regulatory approval).

  • The downside of the acquisition is that Crown will have to suspend buying back shares for a while. Based on my calculations, they can

bring the net-debt / EBITDA ratio back to current levels in 2 years. Netting it all out, you give up 10% growth from buybacks in return for

roughly 20% growth from the acquisition.

  • The market also saw the deal as a positive, driving the stock up 7.4% ($3) on the day of the announcement. Taking the potential

earnings accretion of $0.58 and putting the FY1 multiple of 12.3x on it implies that the deal should add $7 in value, excluding additional

synergies or a turnaround in Crown’s European food business on the back of the deal. So there is still some upside from the deal on the table.


    Crown FY14E Mivisa FY6/13 Synergies Pro Forma Accretion Accretion %
Sales   9,016 757   9,773 757 8.4%
EBITDA 1,152 181 34 1,367 215 18.7%
  EBITDA Margin 12.8% 23.9%   14.0%    
D&A   -147 -35   -182    
  D&A as % of Sales -1.6% -4.6%   -1.9%    
OP   1,005 146   1,185 180 17.9%
  OP Margin 11.1% 19.3%   12.1%    
Interest Expense -215   -65 -280    
Normalised Pre-Tax 790 146 -31 905 115 14.5%
  Tax Rate 27.0% 30.0% 30.0% 27.4%    
  Tax -213 -44 9 -248    
Minority Interest -114     -114    
Normalised Net Income 463 102 -22 543 80 17.4%
Share Count 139.2 139.2 139.2 139.2    
EPS   3.32 0.73 -0.16 3.90 0.58 17.4%
Net Income 463 102 -22      
D&A   147 35 0      
Change in WC -5          
Other OP CF 117          
CAPEX -252 -24        
FCF   469 113 -22 560 91 19.5%
Net-Debt 3,270 1,630 -12 4,888    
Net-Debt / EBITDA 2.8     3.6    
Using 2 years of FCF to lower debt          
Net-Debt       3,768    
Net-Debt / EBITDA       2.8    
Equity value 6,001     6,001    
Net-Debt 3,270     4,888    
Minority Interest 285     285    
EV   9,557 1,630 1,618 11,175    
EV/EBITDA 8.3 9.0 7.5 8.2    


The calculations above are speculative because we don't know yet if the European Union will allow Crown to keep all plants, and the

company has not profived details on things like D&A. I've built in some conservatism by using historical Mivisa numbers instead of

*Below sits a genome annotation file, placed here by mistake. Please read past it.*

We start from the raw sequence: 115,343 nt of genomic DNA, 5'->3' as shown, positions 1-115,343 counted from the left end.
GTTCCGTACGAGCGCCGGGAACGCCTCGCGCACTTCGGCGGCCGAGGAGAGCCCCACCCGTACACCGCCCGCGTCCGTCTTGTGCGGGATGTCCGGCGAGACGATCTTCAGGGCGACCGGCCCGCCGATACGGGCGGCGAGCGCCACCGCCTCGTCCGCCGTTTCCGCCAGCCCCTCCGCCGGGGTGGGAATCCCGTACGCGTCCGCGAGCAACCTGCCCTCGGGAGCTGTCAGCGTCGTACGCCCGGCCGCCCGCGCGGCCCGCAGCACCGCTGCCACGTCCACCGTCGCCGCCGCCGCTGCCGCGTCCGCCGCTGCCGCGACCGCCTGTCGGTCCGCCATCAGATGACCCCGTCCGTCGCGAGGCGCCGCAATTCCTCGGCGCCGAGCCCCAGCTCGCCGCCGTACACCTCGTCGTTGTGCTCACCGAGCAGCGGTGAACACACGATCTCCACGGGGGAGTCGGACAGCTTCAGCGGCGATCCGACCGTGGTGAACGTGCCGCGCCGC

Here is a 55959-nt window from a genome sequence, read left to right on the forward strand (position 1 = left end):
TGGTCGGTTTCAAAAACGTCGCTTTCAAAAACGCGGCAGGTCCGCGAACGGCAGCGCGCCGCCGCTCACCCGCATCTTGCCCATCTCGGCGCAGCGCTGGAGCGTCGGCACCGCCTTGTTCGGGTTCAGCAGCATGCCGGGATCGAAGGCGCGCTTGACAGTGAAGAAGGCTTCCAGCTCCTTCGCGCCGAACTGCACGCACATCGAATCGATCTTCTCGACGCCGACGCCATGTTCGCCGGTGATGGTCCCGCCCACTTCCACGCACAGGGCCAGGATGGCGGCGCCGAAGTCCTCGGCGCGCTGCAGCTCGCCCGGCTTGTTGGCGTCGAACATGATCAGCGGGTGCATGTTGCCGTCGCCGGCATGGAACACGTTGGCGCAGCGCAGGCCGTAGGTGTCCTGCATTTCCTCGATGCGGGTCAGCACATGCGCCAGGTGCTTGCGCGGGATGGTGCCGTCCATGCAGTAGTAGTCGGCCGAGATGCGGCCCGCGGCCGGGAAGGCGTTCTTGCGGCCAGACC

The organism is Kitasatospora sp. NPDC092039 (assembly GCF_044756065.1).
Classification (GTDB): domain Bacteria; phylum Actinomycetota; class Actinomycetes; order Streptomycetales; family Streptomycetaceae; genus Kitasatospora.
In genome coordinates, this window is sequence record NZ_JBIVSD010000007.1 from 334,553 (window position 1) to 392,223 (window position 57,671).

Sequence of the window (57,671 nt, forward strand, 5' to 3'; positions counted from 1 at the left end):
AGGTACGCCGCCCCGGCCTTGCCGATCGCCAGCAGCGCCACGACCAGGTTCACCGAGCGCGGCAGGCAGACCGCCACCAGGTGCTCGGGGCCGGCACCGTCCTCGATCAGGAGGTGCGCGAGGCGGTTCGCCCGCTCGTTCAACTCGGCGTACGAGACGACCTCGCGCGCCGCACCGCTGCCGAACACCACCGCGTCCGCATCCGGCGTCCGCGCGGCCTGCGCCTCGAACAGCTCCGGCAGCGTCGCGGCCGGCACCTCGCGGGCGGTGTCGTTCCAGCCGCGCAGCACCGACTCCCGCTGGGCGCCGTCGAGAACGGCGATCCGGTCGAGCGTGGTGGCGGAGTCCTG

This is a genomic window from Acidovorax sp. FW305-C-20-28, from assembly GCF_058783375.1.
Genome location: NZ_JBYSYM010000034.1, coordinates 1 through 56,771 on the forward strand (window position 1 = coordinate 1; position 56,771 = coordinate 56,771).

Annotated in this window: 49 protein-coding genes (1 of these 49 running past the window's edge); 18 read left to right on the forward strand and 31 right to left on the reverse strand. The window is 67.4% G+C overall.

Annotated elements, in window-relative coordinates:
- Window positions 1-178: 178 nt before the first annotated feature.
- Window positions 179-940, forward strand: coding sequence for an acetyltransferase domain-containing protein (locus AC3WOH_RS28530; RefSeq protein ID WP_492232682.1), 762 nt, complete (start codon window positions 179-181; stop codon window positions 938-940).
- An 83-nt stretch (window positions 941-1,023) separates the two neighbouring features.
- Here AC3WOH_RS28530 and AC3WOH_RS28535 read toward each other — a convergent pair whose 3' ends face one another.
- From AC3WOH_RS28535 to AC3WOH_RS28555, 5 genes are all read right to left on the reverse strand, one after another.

forward looking, by setting a high D&A number, and there should be upside to synergy targets.


End of the earnings downgrades

  • The earnings revision chart is not a pretty one. In Crown’s defense, the chart looks the same for every US food and beverage

packager. The 11/12 decline in earnings estimates was largely driven by the falling Euro, and to a lesser extent weakness in the European

food market. The more recent decline has been driven by a combination of ongoing weakness in European food, margin pressure in Asia,

and the decision to lower Q4 production in order to flush out excess inventory. I discuss all of these factors in more detail below.

  • Q3 pre-announcement / results

-          Crown lowered its Q3 guidance from $1.15-1.25 to $1.05-1.10 at the end of September, quoting weakness in European

food and to a lesser extent margin pressure in SE Asia.

-          Actual earnings came in at $1.13 (excluding restructuring charges), or 13% yoy growth. Sales were up 4% on strong

beverage can demand globally and a 1% FX tailwind, partially offset by the pass-through of lower raw material costs. EBIT grew 8%

on lower depreciation expenses, and EPS grew 13% after share buybacks.

-          European Food was indeed the weak spot (sales -0.7% yoy, OP -1.6%), with general economic weakness leading to

both lower volume growth and a mix shift from larger to less profitable smaller cans. Additionally, there was an element of

weather-related harvest delays.

-          SE Asia margins of 10.7% versus 14.6% last year were the other disappointment. Management breaks down the 400bp

drop as 1) a 200bp headwind from new plants coming on-line (start-up costs, lower utilisation rates), 100bp from acquiring the

lower margin Vietnamese beverage can producer Superior Multi-Packaging, and 100bp from volume disruptions in Cambodia on

the back of social unrest following the elections.

  • Q4 guidance downgrade

-          Crown guided for a $0.46-0.51 EPS in Q4, versus consensus expectations of $0.57. The lower EPS is driven by a temporary

production cut to flush out some excess inventory (mainly European food) in order to maximise cash flows and hit the $500mn FY

FCF target.

  • Is this the end of the downgrades

-          I’ve questioned a number of sell-side analysts on the Q4 production cut and they all seem very relaxed about this.

Management has a track record of focusing on cash flow generation rather than earnings and has done this before. Also, inventories

aren’t high at the moment, so the production cut should be limited to Q4.